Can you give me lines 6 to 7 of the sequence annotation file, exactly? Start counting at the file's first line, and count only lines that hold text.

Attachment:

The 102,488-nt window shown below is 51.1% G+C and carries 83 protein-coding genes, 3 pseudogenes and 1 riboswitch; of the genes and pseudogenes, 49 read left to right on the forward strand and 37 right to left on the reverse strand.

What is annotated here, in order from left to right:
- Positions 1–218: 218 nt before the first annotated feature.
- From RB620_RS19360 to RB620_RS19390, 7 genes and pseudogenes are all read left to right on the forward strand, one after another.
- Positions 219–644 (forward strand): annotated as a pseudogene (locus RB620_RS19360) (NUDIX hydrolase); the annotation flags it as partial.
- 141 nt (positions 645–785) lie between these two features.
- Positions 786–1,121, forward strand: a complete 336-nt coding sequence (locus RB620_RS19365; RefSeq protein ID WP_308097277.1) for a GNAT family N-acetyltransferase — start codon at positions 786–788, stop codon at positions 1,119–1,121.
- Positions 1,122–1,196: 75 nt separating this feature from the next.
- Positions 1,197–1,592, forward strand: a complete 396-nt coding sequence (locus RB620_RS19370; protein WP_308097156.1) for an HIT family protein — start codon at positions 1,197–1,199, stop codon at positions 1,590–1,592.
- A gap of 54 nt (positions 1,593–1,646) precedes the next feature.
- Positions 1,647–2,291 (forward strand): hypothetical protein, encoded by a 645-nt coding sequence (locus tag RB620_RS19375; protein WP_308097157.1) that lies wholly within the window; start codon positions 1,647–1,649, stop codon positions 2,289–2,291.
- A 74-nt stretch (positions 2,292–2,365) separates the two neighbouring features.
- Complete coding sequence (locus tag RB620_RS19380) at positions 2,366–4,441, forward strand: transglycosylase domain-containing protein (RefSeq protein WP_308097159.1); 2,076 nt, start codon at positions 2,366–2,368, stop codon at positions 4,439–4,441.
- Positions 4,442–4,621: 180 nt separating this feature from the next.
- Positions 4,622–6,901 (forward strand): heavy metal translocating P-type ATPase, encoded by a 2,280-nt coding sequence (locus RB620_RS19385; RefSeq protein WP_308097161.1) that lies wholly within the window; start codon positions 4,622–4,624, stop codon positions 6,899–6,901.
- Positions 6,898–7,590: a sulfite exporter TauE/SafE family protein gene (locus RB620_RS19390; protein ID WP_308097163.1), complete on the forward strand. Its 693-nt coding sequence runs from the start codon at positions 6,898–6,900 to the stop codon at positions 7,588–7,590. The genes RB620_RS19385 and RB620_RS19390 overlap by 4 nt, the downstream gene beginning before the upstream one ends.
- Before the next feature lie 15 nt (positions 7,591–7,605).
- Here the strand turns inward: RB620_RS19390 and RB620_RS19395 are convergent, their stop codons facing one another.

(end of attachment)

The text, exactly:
- 141 nt (positions 645–785) lie between these two features.
- Positions 786–1,121, forward strand: a complete 336-nt coding sequence (locus RB620_RS19365; RefSeq protein ID WP_308097277.1) for a GNAT family N-acetyltransferase — start codon at positions 786–788, stop codon at positions 1,119–1,121.